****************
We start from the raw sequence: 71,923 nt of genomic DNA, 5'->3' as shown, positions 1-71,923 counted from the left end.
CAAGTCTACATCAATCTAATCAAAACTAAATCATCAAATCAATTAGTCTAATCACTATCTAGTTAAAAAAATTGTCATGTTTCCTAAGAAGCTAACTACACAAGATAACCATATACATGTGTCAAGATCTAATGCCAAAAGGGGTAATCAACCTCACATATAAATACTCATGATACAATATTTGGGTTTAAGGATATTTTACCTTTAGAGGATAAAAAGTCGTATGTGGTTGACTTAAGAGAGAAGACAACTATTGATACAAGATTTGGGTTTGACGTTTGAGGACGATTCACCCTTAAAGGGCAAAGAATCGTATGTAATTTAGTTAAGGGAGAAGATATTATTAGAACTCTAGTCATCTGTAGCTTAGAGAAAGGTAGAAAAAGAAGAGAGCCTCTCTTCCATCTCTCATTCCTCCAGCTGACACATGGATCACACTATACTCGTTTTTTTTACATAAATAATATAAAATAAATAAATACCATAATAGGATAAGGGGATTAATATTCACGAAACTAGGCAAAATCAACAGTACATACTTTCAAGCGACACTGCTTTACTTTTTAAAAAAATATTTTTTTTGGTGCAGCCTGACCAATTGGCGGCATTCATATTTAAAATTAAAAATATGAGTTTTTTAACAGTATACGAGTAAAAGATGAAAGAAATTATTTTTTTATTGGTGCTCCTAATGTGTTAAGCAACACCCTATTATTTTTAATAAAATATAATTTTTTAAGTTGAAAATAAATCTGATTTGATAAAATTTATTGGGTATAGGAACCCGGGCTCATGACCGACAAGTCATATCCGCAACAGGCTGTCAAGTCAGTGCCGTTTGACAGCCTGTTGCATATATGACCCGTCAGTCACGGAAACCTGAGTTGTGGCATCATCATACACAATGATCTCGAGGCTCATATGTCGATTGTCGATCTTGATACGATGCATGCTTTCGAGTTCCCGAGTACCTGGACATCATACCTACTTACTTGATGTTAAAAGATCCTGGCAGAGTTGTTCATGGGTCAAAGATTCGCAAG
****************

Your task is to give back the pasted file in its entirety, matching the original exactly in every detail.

We start from the raw sequence: 71,923 nt of genomic DNA, 5'->3' as shown, positions 1-71,923 counted from the left end.
CAAGTCTACATCAATCTAATCAAAACTAAATCATCAAATCAATTAGTCTAATCACTATCTAGTTAAAAAAATTGTCATGTTTCCTAAGAAGCTAACTACACAAGATAACCATATACATGTGTCAAGATCTAATGCCAAAAGGGGTAATCAACCTCACATATAAATACTCATGATACAATATTTGGGTTTAAGGATATTTTACCTTTAGAGGATAAAAAGTCGTATGTGGTTGACTTAAGAGAGAAGACAACTATTGATACAAGATTTGGGTTTGACGTTTGAGGACGATTCACCCTTAAAGGGCAAAGAATCGTATGTAATTTAGTTAAGGGAGAAGATATTATTAGAACTCTAGTCATCTGTAGCTTAGAGAAAGGTAGAAAAAGAAGAGAGCCTCTCTTCCATCTCTCATTCCTCCAGCTGACACATGGATCACACTATACTCGTTTTTTTTACATAAATAATATAAAATAAATAAATACCATAATAGGATAAGGGGATTAATATTCACGAAACTAGGCAAAATCAACAGTACATACTTTCAAGCGACACTGCTTTACTTTTTAAAAAAATATTTTTTTTGGTGCAGCCTGACCAATTGGCGGCATTCATATTTAAAATTAAAAATATGAGTTTTTTAACAGTATACGAGTAAAAGATGAAAGAAATTATTTTTTTATTGGTGCTCCTAATGTGTTAAGCAACACCCTATTATTTTTAATAAAATATAATTTTTTAAGTTGAAAATAAATCTGATTTGATAAAATTTATTGGGTATAGGAACCCGGGCTCATGACCGACAAGTCATATCCGCAACAGGCTGTCAAGTCAGTGCCGTTTGACAGCCTGTTGCATATATGACCCGTCAGTCACGGAAACCTGAGTTGTGGCATCATCATACACAATGATCTCGAGGCTCATATGTCGATTGTCGATCTTGATACGATGCATGCTTTCGAGTTCCCGAGTACCTGGACATCATACCTACTTACTTGATGTTAAAAGATCCTGGCAGAGTTGTTCATGGGTCAAAGATTCGCAAG